‘We got stuck in pack ice and made international news!'
Rowan’s story | Being open to God’s plans in Antarctica
“I’m not a planner. When people tell me I must plan, it rankles me. I’ve had people say, “If you fail to plan, you plan to fail.” That really aggravates me!
I was brought up in a Christian family, so I heard all the Bible stories. But it wasn’t till my teens that it all made sense to me. Jesus really did sacrifice himself on a cross … for me!
Later I remember being on beach mission, and the teaching from one of the leaders had a profound influence on me. That was when I started reading more theology and Christian books.
But I also remember reading Psalm 138 in my early twenties: “The Lord will work out his plans for my life – for your faithful love, O Lord, endures forever. Don’t abandon me, for you made me.” (v8)
It struck me then, because I didn’t like to make plans. The Lord will work out his plans for my life! It’s been a key verse for me, and I’ve found myself praying many times, “Okay, God, do whatever you like with my life.”
I’ve found God’s plans to be surprising!
I never thought I would get a degree. I wasn’t a great student at school. But straight after school I got a job in electronics, then after three years my employer said they’d put me through a Bachelor of Engineering and give me a better job in the research laboratory. I said, “Okay.” It worked out really well!
I also never thought I’d work in Antarctica. But that just happened. I saw an ad in the paper, applied, was selected and went to Melbourne for training. I sailed to Antarctica in January 1981, and was based at Mawson station inside the Antarctic circle.
It was great! The ocean froze around icebergs in winter; there were penguins, seals, icescapes and mountains. I was running experiments, collecting data, solving problems, taking photos.
There were 32 of us through the winter, and the others knew I was a believer. Occasionally they ribbed me, but I think they respected me. There wasn’t much fellowship, but I did alright. I’d been in the habit of reading my Bible every day, so I did that. And there was one other guy who was a Roman Catholic, so on Sundays we’d go to the hydroponics hut and listen to sermons I had on cassette tapes.
There was another guy who knew we were meeting, and he asked questions, so later I gave him a Bible. Looking back, I don’t know why God wanted me there. Perhaps it was about having a Christian presence in Antarctica.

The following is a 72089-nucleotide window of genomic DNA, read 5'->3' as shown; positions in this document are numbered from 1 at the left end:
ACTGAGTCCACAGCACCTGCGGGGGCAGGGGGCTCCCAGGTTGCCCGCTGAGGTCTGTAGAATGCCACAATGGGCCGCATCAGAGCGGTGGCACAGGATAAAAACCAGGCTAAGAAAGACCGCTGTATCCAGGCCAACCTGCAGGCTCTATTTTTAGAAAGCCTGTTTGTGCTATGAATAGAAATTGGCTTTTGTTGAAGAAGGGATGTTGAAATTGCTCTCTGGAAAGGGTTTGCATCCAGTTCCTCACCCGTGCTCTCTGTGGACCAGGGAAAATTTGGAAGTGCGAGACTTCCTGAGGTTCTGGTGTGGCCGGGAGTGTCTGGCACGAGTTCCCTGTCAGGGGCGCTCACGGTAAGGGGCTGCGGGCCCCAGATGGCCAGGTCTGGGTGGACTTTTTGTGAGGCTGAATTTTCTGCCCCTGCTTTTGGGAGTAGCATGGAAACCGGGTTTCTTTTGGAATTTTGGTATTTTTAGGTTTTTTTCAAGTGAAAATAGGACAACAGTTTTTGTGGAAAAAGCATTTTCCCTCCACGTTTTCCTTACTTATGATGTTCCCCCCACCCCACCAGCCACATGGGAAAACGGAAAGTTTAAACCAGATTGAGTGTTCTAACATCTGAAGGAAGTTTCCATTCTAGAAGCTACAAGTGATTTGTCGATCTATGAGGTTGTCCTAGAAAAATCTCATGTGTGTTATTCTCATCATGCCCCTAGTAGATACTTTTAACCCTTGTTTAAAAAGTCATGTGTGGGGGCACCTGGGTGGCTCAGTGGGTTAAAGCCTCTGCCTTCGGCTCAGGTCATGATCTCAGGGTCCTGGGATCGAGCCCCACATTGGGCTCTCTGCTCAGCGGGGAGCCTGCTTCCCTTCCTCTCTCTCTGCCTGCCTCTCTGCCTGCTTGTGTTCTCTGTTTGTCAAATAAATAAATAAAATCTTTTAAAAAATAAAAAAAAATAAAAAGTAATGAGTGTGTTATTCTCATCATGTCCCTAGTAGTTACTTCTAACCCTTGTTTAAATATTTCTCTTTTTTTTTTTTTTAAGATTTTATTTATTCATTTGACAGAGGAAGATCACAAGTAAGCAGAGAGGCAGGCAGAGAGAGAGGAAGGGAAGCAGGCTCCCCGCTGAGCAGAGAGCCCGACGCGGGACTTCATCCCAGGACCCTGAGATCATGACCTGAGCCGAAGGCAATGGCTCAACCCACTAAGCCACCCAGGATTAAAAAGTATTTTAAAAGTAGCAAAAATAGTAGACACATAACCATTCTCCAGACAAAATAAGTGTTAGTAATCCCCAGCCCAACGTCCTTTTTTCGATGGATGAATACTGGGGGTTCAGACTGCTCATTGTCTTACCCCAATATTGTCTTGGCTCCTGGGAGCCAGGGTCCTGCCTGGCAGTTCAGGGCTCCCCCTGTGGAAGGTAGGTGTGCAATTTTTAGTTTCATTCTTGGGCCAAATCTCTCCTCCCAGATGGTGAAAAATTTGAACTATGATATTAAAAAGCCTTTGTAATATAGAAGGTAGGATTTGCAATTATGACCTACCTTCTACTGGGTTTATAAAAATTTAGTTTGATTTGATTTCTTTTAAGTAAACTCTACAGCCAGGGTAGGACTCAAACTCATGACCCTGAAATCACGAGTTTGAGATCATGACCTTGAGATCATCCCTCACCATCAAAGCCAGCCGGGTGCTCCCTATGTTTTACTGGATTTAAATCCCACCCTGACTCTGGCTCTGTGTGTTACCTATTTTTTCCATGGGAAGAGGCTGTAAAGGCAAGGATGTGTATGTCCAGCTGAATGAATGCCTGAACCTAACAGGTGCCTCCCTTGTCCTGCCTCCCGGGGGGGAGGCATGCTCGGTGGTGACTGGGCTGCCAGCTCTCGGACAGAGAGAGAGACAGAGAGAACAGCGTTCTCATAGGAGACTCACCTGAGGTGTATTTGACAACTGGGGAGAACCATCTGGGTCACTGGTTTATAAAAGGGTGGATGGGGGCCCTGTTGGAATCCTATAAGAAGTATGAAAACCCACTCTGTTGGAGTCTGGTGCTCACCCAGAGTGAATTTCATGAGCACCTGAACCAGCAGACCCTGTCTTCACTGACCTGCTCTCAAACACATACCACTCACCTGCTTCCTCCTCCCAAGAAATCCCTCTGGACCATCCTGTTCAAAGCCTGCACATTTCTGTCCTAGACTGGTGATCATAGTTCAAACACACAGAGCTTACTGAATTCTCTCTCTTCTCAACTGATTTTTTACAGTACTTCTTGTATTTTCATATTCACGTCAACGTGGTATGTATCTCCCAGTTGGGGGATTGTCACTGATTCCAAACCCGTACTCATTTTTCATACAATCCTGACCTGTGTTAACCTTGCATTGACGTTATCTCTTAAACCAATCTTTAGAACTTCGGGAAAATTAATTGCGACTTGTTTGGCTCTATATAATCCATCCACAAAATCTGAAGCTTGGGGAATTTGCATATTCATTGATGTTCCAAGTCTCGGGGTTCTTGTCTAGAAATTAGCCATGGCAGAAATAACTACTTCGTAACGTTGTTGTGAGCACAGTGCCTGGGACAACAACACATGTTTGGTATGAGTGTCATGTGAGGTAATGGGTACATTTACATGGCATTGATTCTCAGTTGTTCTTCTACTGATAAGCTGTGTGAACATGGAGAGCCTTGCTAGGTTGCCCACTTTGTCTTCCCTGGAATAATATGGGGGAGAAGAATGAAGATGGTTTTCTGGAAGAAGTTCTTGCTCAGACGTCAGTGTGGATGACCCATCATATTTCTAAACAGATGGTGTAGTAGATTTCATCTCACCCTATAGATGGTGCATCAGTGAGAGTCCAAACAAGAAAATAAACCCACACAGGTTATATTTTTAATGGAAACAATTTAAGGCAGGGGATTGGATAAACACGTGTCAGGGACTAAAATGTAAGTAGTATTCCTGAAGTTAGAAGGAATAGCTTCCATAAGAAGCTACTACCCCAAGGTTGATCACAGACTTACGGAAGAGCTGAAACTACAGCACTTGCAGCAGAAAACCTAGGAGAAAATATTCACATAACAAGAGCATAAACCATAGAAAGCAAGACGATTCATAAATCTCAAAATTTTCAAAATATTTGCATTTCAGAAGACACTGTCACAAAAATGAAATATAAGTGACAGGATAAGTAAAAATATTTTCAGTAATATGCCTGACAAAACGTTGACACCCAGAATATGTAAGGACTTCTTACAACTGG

After 13 months I returned to Australia. The hills were so green!
In 1984, I returned to Antarctica for a year at Casey research station. I did two big trips inland with five others doing glaciology work. I was putting up weather stations. Temperatures went below minus 60 degrees, and for a while the sun never set! I did several more Antarctic trips. One time on a marine science voyage we got stuck in pack ice for seven weeks and made international news!
In lots of ways, my life has continued like that. I haven’t made plans, but God has done many surprising things. I also never thought I’d write a book. But God made that happen – a coffee table book about Antarctica, using my photos.
“I’ve always said to God, ‘I’m yours. Do with me whatever you want.'” – Rowan
I never thought I’d go to Nepal as a missionary. But that’s what happened next. I stayed in Nepal for 18 years, which is another story.
And life is still like that today! God is still giving me opportunities for ministry using my photography skills in Nepal, Thailand, Australia. I’m doing what I love, and it amazes me.
Looking back, all these things have just happened to me. I never had a vision or a plan, but I’ve always said to God, “I’m yours. Do with me whatever you want.” And, amazingly, God has done that. Of course, it hasn’t all been rosy. There have been really hard times. I still have scars.
But the thing that strikes me is that God has worked out his plans for my life, and I have to be open to it. God has been so kind to me.”
Rowan’s story is part of Eternity’s Faith Stories series, compiled by Naomi Reed. Click to read more Faith Stories.